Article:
• 4 minutes US-backed coup in Venezuela not so smooth
  • 7 minutes Why Trump will win the wall fight
  • 11 minutes Oil imports by countries
  • 13 minutes Maduro Asks OPEC For Help Against U.S. Sanctions
  • 10 hours Climate Change: A Summer of Storms and Smog Is Coming
  • 9 hours Tension On The Edge: Pakistan Urges U.N. To Intervene Over Kashmir Tension With India
  • 10 hours The Quick Read On MBS's Tour of Pakistan, India And China
  • 11 hours Iran Starts Gulf War Games, To Test Submarine-Launched Missiles
  • 10 hours BMW to add 2,000 more jobs at Dingolfing plant
  • 9 hours Teens For Climate: Swedish Student Leader Wins EU Pledge To Spend Billions On Climate
  • 12 hours Saudi A to Splash $100 Bln on India
  • 1 day Itt looks like natural gas may be at its lowest price ever.
  • 11 hours Venezuela: Nicolas Maduro closes border with Brazil
  • 5 hours Washington Eyes Crackdown On OPEC
  • 1 day Amazon’s Exit Could Scare Off Tech Companies From New York
  • 20 hours NEW FERUKA REFINERY
  • 8 hours Indian Oil Signs First Annual Deal For U.S. OilIndian Oil Signs First Annual Deal For U.S. Oil
Alt Text

How Long Will This Oil Rally Last?

Oil prices have been trading…

Alt Text

Rising Energy Demand Could Be A Boon For The Philippines

The private sector is accelerating…

Zainab Calcuttawala

Zainab Calcuttawala

Zainab Calcuttawala is an American journalist based in Morocco. She completed her undergraduate coursework at the University of Texas at Austin (Hook’em) and reports on…

More Info

Trending Discussions

Can Natural Gas Rescue Algeria’s Ailing Economy?

Algeria is paving the way for a stronger natural gas export profile in Europe, building off of preexisting relationships with Spain, Italy and Portugal, Forbes reported earlier this year. But efforts to restore growth based off energy sector expansion have a limited chance of revitalizing success as two years of low oil prices bear down on government revenues.

"Boosting existing fields and new fields coming online this year will push output up," Sonatrach's CEO Amine Mazouzi said in January.

The Algerian economy needs large-scale government reforms to improve the prospects for its populace in the short and medium terms—and not just the lackluster reforms that entrenched officials have already been pursuing to encourage new businesses and balance the budget by increasing the tax burden on citizens.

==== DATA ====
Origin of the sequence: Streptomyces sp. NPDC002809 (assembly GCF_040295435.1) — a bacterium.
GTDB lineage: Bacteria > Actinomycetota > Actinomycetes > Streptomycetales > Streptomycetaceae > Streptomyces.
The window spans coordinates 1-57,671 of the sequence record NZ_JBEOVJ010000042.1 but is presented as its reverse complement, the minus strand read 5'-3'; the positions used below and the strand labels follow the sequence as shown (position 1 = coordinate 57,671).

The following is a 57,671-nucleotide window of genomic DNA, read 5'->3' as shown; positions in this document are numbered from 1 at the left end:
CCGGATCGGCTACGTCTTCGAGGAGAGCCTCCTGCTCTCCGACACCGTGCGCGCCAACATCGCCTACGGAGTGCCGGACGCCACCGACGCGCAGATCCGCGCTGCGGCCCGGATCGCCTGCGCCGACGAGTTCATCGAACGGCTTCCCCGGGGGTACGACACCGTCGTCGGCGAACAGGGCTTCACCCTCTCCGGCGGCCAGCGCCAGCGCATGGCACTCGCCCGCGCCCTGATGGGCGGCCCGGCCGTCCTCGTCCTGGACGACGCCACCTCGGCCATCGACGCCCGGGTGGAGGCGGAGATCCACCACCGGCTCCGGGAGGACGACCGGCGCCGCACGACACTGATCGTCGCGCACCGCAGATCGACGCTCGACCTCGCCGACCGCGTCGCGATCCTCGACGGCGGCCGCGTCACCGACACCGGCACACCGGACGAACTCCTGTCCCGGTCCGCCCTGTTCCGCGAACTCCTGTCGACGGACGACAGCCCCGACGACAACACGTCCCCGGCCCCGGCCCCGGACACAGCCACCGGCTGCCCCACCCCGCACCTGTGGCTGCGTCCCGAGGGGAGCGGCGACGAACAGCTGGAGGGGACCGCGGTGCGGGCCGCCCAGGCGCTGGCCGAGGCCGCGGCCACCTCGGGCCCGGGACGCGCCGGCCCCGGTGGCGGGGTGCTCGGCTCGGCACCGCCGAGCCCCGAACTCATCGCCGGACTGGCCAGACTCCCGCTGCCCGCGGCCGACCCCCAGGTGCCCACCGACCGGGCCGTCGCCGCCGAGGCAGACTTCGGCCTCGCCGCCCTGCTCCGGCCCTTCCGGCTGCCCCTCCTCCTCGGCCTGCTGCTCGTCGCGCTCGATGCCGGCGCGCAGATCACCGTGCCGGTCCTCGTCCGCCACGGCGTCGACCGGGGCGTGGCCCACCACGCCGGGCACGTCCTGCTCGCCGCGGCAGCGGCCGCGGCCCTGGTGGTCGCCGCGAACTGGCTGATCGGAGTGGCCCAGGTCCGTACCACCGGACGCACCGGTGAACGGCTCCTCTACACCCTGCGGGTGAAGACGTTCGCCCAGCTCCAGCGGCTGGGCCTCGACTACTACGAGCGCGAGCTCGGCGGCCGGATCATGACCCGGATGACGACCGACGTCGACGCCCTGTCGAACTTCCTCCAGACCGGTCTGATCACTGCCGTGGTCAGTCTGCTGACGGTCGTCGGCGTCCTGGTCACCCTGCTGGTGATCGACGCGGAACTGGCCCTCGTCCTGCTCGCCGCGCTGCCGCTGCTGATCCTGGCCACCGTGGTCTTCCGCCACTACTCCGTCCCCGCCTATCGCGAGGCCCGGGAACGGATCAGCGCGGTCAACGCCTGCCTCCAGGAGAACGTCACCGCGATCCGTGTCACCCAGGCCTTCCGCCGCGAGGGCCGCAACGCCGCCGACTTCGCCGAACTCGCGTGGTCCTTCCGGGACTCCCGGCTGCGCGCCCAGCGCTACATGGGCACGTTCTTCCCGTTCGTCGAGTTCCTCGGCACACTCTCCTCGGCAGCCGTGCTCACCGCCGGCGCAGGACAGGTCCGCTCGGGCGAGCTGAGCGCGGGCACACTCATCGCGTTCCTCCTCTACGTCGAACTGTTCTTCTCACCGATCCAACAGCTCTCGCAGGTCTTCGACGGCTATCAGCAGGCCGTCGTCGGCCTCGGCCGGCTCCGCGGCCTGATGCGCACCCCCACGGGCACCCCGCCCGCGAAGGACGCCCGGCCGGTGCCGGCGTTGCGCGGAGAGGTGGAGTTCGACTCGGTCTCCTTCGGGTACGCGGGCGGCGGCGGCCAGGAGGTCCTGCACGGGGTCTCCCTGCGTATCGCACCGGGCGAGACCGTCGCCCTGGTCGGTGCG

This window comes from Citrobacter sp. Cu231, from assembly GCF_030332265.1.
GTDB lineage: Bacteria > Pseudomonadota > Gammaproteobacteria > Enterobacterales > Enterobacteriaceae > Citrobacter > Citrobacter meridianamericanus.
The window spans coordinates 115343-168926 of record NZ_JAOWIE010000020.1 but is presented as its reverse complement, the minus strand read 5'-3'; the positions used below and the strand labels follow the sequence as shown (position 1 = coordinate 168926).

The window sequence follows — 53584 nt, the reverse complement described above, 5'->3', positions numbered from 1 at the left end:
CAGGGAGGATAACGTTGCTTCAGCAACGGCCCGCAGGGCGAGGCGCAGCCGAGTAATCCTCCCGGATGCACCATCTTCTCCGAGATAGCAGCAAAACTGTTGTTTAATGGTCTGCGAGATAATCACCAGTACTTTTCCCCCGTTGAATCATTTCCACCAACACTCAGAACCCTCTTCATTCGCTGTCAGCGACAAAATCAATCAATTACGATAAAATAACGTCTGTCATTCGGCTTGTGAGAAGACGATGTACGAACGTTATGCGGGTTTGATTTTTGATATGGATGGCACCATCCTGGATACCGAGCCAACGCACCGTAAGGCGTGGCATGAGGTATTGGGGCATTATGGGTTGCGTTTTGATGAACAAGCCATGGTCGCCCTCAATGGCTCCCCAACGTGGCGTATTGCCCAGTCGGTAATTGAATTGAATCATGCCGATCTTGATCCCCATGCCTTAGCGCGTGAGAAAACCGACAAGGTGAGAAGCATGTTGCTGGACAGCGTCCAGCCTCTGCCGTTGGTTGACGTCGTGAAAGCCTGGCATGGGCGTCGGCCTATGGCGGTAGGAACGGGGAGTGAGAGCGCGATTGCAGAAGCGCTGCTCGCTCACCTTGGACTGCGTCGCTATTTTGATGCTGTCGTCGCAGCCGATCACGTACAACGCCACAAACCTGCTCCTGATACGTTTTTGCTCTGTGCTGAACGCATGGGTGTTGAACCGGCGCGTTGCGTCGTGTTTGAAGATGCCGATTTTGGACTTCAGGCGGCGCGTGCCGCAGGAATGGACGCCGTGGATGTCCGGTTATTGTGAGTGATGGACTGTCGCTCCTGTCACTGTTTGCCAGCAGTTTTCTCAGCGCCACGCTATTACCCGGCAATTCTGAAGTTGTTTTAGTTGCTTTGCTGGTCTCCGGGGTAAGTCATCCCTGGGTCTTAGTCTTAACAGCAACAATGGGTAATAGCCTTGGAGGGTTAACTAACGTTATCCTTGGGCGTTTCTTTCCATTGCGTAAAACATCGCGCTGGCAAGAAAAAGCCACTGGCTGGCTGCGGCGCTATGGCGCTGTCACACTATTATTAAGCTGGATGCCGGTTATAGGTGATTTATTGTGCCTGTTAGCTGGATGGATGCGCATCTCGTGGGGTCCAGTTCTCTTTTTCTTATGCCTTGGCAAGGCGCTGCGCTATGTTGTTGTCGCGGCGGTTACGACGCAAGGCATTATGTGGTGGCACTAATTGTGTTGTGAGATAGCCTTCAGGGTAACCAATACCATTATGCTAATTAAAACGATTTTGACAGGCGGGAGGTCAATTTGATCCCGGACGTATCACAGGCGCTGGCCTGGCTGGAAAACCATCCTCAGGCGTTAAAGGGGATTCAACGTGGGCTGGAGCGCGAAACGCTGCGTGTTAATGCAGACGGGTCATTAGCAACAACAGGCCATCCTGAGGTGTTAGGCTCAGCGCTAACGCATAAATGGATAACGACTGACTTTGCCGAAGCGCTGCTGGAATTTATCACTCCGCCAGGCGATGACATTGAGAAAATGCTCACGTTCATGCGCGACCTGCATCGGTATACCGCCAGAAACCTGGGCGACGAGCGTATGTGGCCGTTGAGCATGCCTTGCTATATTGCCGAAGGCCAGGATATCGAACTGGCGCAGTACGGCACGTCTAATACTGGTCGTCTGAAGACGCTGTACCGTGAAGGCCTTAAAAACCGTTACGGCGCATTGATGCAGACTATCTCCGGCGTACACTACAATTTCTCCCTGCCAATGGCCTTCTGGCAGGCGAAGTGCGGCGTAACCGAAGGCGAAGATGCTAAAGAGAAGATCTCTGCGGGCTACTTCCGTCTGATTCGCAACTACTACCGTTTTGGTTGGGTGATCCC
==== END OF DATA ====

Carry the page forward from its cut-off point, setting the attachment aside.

President Abdelaziz Bouteflika has spent the last 18 years building a system that offers Algerians subsidized fuel and food for loyalty and national security. The dismantling of this trade-off through overdue austerity measures in December revealed deepening cracks in the North African country’s “stability.”

In January, Interior Minister Noureddine Badawi threatened to “strike with an iron fist whoever tries to destabilize the country’s security” after rioting, complete with burning and vandalism, erupted in Algiers and several other major cities.

Together, the westernmost countries of the Arab world – Morocco and Algeria – represent a bulwark of stability for neighboring Europe, which is preoccupied with preventing unwanted terrorist visitors from chaotic Libya across the Mediterranean.

But the death of 80-year-old stroke-stricken Bouteflika is imminent. The leader’s family has hidden his health status from the public after a 2013 stroke and subsequent hospital stay in France – meaning the president’s closest associates will be pulling the strings until new elections are declared. Related: Iran’s Oil Industry Unshaken By New Sanctions

Unwieldy corruption makes it unlikely that the coming change in guard will be democratic. Senior officials have a made a habit out of over-invoicing imports and exports to personally profit off of the nation’s natural resources. A capital addiction of this intensity won’t be easy for Algeria to kick as deep-seated officials stick to their positions.

Recent attempts at reform have facilitated the creation of new small businesses—which would redistribute wealth to citizens—though too little time has passed to measure the real effects of the policy changes.

In anticipation of a diversified export profile, the government has approved the construction of deep-sea port in the city of El Hamdania with loans secured from China and the African Development Bank.

Once the $3.3 billion facility is fully constructed in 2021, it will process 27 million tons of goods annually, competing directly with rival Morocco’s Tanger Med Port. A road project that starts in the same city will allow Algerian importers to bring goods from the new port into landlocked countries to the south. Related: Oil Markets On A Knife Edge Despite 91% OPEC Compliance

Establishing a balance of trade in Algeria’s favor requires a strong manufacturing engine, which has been slow to take shape.

Manufacturing has seen small victories in Algeria, with Renault Trucks announcing a new 24,000 square meter plant in January that will begin production later this year. The site will employ just 500 people and does not represent a strategic expansion of partnerships that could reshape the national economy. Forty percent of the popular 16-ton truck market is already dominated by Renault Trucks.

As Bouteflika’s time on Earth runs out, much of his country’s reform plans are too little too late.

Zainab Calcuttawala for Oilprice.com

More Top Reads From Oilprice.com:




Download The Free Oilprice App Today

Back to homepage

Trending Discussions


Leave a comment

Leave a comment




Oilprice - The No. 1 Source for Oil & Energy News